What did they find? They found that the number of phage-resistant colonies was highly variable from plate to plate: Some had many, some had few, and many had none. This is consistent with the first explanation – mutations are random – and not consistent with the second – they are directed by the environment.
Did they prove that mutations are random? No. Perhaps their interpretation of the number of colonies was incorrect. Or perhaps their results only apply to one type of bacterium and one type of mutation. Do their results apply to all mutations in all organisms?
But does the result support the idea that mutations are random? Yes. More experiments were done, in other organisms with different types of mutations. From the results of all of these experiments taken together, we conclude that mutations are indeed random. We still haven’t proved the point (we haven’t studied all mutations in all organisms), but all of the evidence we have is consistent with this explanation.
In science, we investigate the world around us in two ways. In one approach, we make lots of different observations, and from these, come to a general conclusion. This is called induction and is illustrated by the way that Darwin came up with the theory of evolution by natural selection. He pieced together lots of seemingly unrelated observations about fossils, anatomy, embryology, and biogeography, and from these developed his theory.
The opposite approach, called deduction, starts with a general explanation and is followed by tests and observations. Einstein predicted the existence of gravitational waves in 1916, but they weren’t directly observed until 2016, earning Science’s Breakthrough of the Year.
Each approach has strengths and weaknesses. Induction is unbiased, since you don’t know what you are testing before you start, but is limited by the observations you make. For instance, you observe a lot of white swans and conclude that all swans are white. This is all well and good, until you happen to bump into a black one. Deduction avoids this issue, but, by starting with an explanation, runs the risk of being biased.
The scientific process is often a blend of the two – we make observations and from these come up with a hypothesis (that’s induction), but then test the hypothesis through experiments and additional observations (that’s deduction). Not all science takes this approach. For example, we are constantly mining genomic data for patterns; there is no explicit hypothesis that is being tested.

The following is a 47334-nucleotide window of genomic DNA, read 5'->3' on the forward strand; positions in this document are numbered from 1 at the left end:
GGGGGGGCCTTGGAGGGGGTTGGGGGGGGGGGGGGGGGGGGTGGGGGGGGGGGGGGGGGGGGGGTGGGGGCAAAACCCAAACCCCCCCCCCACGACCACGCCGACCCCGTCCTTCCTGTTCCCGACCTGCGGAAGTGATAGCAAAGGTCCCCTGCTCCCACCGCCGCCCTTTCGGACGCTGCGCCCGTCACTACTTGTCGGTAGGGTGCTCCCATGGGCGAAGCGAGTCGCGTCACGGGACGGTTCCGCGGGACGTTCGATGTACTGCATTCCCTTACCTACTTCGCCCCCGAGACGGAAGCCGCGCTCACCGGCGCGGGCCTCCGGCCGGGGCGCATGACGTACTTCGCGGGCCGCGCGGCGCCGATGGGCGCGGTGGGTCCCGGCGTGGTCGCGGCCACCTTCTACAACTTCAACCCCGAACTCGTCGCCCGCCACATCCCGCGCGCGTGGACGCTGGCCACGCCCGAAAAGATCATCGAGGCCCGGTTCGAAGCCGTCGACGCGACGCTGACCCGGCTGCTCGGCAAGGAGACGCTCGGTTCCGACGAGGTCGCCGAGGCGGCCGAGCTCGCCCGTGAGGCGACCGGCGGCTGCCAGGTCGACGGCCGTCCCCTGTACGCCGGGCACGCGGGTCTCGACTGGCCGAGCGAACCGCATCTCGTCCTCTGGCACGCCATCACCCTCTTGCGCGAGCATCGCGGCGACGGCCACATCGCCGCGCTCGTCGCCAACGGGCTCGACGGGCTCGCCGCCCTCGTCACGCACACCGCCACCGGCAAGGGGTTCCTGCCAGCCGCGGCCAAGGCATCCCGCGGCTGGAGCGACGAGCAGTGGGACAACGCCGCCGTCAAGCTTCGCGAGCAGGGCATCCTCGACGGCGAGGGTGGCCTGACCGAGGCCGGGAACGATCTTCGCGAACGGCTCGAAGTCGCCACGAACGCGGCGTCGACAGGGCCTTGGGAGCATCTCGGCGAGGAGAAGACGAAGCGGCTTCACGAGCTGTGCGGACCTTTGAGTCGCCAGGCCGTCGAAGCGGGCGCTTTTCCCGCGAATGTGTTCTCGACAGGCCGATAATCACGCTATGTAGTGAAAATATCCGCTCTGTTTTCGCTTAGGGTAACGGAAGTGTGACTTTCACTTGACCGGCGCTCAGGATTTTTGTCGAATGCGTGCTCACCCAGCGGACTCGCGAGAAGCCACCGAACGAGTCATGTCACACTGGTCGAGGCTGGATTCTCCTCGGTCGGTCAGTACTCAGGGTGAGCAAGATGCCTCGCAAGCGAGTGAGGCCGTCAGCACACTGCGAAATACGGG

With these approaches, you might think we can finally prove things, but, alas, we can’t. A correct hypothesis will make accurate predictions. But an incorrect hypothesis will give either accurate or inaccurate predictions.
Consider how salmon return to the place they were born to spawn. Maybe they use sight (this is the hypothesis). I blindfold salmon, and reason that they won’t return (this is the prediction). If in fact they fail to return, I may have a correct hypothesis. But I could also have an incorrect one – perhaps, by blindfolding the salmon, I also interfered with some other sense, like smell, that they actually use.
Because accurate predictions can come from correct and incorrect hypotheses, we are never 100% sure our hypothesis is right. This is why Einstein said, “No amount of experimentation can ever prove me right; a single experiment can prove me wrong.”
So, there is no proof in science. Nevertheless, when multiple independent lines of evidence all point to the same conclusion and explain a diverse range of observations, we call that a “theory.” Theories aren’t proven, but the chromosome theory or germ theory or theory of gravity or theory of evolution are all well tested, understood, and accepted as the way the world fundamentally works.
Sometimes, people use the lack of proof in science to undermine it, like in recent discussions of climate change or evolution. These kind of attacks, however, reveal a basic misunderstanding (or willful ignorance) of the way science works, rather than a valid point of critique.
I hope by now I’ve proved my point.
© James Morris and Science Whys, 2017